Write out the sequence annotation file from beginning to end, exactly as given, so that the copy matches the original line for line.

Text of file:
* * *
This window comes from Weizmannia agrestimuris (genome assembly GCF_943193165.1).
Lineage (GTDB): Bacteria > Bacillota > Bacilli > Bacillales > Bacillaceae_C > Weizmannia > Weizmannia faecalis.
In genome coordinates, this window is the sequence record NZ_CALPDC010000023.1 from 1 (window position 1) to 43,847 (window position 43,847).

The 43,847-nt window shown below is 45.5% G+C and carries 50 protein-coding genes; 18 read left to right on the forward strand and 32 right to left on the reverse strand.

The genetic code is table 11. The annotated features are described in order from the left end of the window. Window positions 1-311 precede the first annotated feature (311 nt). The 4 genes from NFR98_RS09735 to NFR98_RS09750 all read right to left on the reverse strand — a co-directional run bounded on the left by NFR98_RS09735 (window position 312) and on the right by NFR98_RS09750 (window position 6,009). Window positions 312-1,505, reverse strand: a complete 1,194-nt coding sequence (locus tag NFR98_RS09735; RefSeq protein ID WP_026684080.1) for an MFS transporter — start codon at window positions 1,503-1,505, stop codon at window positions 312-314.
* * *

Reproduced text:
This window comes from Weizmannia agrestimuris (genome assembly GCF_943193165.1).
Lineage (GTDB): Bacteria > Bacillota > Bacilli > Bacillales > Bacillaceae_C > Weizmannia > Weizmannia faecalis.
In genome coordinates, this window is the sequence record NZ_CALPDC010000023.1 from 1 (window position 1) to 43,847 (window position 43,847).

The 43,847-nt window shown below is 45.5% G+C and carries 50 protein-coding genes; 18 read left to right on the forward strand and 32 right to left on the reverse strand.

The genetic code is table 11. The annotated features are described in order from the left end of the window. Window positions 1-311 precede the first annotated feature (311 nt). The 4 genes from NFR98_RS09735 to NFR98_RS09750 all read right to left on the reverse strand — a co-directional run bounded on the left by NFR98_RS09735 (window position 312) and on the right by NFR98_RS09750 (window position 6,009). Window positions 312-1,505, reverse strand: a complete 1,194-nt coding sequence (locus tag NFR98_RS09735; RefSeq protein ID WP_026684080.1) for an MFS transporter — start codon at window positions 1,503-1,505, stop codon at window positions 312-314.